WEB Self-assembled nanocomposite structural materials: when bottom-up meets top-down.Wednesday (01.01.2020) 00:30 - 00:45 Part of:
The integration of the exceptional properties of nanoparticles (NPs) into robust macroscopic materials requires manufacturing methods that achieve a precise control of composition and shape across several length scales. In this sense, colloidal assembly (CA) emerges as a successful bottom‐up approach allowing to tune the macroscopic behavior of the resulting engineered materials by specifically designing and controlling the interaction of the forming nano-building blocks.
Here, a CA-based strategy to produce supercrystalline hybrid nanocomposite materials with enhanced mechanical properties will be presented. The uniqueness of such approach lies in the close-packed structures that are obtained by self-assembly of nearly spherical organo-modified iron oxide NPs. The NP’s size and the resulting supercrystalline structures allow the organic ligand monolayer on the NPs’ surface to interdigitate and subsequently bridge by a thermally induced crosslinking reaction. Furthermore, by exchanging the NP’s surface ligands and the solvent used for the CA step, the final material’s properties can be modified. As a result, cm-sized nanocomposites with exceptional and tunable mechanical properties are obtained.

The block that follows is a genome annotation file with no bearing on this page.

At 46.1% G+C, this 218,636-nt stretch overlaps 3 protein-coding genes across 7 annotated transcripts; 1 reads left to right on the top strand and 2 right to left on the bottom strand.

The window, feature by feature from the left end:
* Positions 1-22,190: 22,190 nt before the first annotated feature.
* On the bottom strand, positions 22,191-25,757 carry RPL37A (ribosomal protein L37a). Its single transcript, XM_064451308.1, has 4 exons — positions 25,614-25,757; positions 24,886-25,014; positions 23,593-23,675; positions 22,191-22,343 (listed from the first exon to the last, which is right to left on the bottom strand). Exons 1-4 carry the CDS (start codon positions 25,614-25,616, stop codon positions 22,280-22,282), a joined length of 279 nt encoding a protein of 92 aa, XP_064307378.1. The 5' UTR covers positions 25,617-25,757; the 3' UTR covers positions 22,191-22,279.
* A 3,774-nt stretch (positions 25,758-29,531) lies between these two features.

Finally, we will show how combining such self-assembly bottom-up approach with the options offered by additive manufacturing opens a new base for building-up hierarchical structural designs in a faster way. We will present a newly developed method -based on additive manufacturing combined with colloidal assembly (AMCA)- used to obtain supercrystalline macro-scale free-standing structures with remarkable mechanical properties.
With the aim of relating the used processing parameters with the materials’ nano- and micro-structure and with the final mechanical properties obtained, all materials hereby presented are characterized via a myriad of methods, ranging from imaging (Electron, X-Ray) to synchrotron-based techniques.
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